2.) Encounter Functionality.
It can be good to study and learn as much as you can about encounters ahead of time, though some people find it more fun not to. If you are one of the former this is important and may be forgotten, and if you are one of the latter, this is your bread and butter and your skills here will make or break your success. Regardless of what is described by others, data-mined from game files, or (in)correctly surmised from 3rd parties, mobs, bosses, and their abilities will all work out in fashion all their own in real experience. Many things can contribute, but it is more important to pay attention and learn the real behavior than to stubbornly adhere to a description or ideal relating of how things work. During the fight, while you are learning it, mouseover debuffs/buffs, count out short timers, use tools to map longer timers, and you can use logs and recordings to do the same when inspecting fights after the fact. This is not dissimilar to football teams watching tapes of their practices and games. Learn how things actually work and plan according to that, not the ideal. Pairing this with the first item will allow you to formulate new plans, new strategies, and new tactics that may even eventually become standard practice for those who follow.
3.) Team Coordination.
As previously stated, raiding is not a group of all-star Rambo’s, a single player will not clear a raid effectively (soloing old content doesn’t count here, fun though it may be). A team has to work together to overcome the challenges. Each player will have to learn their own lessons, but the team will also see where plans don’t always work out in the heat of things. Pay attention to how things really work in the fast paced live-raid environment and adjust your plans accordingly. Some things can be fixed, practiced, and improved, but some things just need to be accepted as an element of reality.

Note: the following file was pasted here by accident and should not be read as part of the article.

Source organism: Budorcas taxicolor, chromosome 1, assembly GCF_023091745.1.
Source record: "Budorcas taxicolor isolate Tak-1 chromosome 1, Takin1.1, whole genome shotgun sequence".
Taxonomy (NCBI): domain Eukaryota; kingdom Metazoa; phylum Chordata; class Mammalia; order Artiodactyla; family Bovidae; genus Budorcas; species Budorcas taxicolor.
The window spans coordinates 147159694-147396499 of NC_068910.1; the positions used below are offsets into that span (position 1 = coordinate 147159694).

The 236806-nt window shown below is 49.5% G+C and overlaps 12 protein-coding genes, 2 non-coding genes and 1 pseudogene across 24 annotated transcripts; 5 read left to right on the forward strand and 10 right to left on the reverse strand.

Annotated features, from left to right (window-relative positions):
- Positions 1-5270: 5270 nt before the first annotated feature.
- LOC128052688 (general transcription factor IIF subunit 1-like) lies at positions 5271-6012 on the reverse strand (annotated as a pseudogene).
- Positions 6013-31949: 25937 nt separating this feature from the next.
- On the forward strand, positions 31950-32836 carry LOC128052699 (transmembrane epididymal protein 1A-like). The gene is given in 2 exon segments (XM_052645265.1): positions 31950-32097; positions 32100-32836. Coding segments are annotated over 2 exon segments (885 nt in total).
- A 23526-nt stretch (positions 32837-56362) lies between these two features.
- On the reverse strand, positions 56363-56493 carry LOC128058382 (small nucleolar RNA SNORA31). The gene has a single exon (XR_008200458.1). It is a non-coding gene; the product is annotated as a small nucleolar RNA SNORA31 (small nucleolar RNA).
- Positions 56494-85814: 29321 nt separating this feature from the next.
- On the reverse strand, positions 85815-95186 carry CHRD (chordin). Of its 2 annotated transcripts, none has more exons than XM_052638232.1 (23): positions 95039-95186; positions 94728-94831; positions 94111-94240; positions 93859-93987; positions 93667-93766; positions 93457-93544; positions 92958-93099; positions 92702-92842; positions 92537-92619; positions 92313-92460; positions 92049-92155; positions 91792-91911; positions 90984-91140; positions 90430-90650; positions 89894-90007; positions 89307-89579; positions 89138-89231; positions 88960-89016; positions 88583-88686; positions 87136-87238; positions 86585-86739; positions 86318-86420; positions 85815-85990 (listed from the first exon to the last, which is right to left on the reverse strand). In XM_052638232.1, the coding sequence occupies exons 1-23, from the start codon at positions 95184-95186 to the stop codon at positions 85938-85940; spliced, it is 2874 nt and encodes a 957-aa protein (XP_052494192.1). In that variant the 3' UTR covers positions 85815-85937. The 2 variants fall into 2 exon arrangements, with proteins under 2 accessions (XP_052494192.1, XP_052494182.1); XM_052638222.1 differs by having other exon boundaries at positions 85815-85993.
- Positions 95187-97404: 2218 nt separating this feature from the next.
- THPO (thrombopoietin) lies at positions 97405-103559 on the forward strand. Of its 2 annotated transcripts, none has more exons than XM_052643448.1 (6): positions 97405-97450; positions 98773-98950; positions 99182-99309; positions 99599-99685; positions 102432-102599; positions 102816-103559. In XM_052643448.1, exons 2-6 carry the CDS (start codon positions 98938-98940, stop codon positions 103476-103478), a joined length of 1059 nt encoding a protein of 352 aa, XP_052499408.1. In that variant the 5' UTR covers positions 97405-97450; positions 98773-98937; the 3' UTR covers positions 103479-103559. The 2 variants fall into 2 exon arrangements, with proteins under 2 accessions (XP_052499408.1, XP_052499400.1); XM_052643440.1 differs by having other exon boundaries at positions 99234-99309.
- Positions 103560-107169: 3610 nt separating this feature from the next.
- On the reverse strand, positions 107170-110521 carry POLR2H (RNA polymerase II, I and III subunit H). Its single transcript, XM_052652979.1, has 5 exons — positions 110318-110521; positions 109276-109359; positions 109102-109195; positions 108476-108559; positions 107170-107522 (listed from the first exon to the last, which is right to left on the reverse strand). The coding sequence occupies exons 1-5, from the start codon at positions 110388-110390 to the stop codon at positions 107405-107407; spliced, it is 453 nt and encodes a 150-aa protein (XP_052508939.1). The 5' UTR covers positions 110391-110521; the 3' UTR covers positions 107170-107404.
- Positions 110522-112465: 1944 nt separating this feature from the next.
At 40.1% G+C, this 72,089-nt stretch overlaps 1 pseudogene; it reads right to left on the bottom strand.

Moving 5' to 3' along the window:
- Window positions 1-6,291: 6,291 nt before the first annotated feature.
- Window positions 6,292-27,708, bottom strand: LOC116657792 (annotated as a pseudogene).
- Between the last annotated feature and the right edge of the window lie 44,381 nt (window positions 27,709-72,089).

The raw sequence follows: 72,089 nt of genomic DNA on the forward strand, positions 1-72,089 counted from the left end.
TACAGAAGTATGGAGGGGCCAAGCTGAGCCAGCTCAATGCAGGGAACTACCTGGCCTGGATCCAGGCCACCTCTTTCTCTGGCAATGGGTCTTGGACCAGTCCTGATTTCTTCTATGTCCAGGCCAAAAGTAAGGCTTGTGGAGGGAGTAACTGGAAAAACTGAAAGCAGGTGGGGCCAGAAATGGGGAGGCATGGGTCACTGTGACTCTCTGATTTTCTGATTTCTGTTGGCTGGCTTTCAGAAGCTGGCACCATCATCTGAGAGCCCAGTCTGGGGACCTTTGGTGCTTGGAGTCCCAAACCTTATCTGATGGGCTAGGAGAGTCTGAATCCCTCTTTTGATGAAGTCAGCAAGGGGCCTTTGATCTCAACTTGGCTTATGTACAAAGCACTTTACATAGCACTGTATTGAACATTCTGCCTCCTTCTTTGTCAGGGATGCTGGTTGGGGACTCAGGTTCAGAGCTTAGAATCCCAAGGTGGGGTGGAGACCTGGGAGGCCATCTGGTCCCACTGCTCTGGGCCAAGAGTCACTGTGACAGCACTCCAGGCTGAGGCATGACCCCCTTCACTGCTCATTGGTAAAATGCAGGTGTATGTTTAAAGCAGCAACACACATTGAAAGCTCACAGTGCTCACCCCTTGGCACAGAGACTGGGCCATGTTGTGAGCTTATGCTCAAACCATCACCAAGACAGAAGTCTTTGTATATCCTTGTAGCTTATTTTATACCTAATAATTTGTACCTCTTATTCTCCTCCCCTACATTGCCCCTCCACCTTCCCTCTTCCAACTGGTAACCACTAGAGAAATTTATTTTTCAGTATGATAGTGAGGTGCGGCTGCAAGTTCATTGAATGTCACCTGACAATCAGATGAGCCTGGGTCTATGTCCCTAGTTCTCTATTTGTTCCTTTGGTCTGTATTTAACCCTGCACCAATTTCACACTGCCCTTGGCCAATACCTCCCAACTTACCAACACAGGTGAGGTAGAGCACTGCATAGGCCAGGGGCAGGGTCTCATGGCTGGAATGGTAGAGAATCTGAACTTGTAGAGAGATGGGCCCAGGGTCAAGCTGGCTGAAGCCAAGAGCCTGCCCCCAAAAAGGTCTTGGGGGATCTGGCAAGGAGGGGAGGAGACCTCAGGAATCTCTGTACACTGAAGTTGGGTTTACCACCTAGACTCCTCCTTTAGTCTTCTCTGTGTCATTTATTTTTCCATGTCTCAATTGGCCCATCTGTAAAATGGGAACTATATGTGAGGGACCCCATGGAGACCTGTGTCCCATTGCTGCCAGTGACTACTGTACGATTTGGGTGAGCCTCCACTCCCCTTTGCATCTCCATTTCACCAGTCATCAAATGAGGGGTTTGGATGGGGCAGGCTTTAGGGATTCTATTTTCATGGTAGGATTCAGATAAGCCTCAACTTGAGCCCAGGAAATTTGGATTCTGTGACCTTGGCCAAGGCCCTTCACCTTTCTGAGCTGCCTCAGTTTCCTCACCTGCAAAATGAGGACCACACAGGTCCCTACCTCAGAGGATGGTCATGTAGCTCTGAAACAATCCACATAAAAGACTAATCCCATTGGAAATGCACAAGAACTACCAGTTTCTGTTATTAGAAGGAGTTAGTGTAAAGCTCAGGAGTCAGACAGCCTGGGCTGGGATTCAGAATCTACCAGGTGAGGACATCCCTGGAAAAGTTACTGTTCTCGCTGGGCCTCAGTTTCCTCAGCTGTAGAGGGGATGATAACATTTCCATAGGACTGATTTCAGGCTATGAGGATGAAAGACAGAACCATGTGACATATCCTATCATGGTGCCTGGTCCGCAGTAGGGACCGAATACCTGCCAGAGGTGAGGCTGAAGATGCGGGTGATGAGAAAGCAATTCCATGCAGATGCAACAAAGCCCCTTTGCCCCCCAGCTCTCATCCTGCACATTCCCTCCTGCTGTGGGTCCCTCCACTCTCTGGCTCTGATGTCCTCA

In order to gain value from these things, it requires players to be paying attention. If you are not paying attention you will miss the things that led to the outcome, and when you look back to find out why you failed or succeeded, people will simply come up quiet, at a loss for pertinent information to share. It can be helpful, in raids, to encourage an atmosphere of attentiveness. Ask players to spot what a given debuff does, how often a particular add spawns, or whether or not a particular mechanic works (i.e. stun, interrupt, silence, CC, etc) on a given mob. Getting people involved in ‘your’ scouting encourages them to start looking at things in a similar fashion, and gives them a task to invest in.
The first important step, as described above, is to bear witness to important details. Being able to identify the components of the situation and where they fit is a necessary precursor to the second step of extracting value from your experiences. The second step lies in the analysis. This is rather more complicated, and case specific, but in order to help, here are some general guidelines to look for, elements to check to see if the relationships become more clear.
Breaking down the fight
Thinking about the breakdown before, during, and after should also help you pay attention to the details better.
1.) Break the fight down first into general phases. If you prepare for fights from others’ experiences chances are this has been done for you. Though you shouldn’t feel tied to see it the same way, most encounters are not so complicated that there will be much ambiguity. Identify the buffs/debuffs, adds, tank maneuvers, and other requirements and sort them into each phase. Find the simplest way to express each item.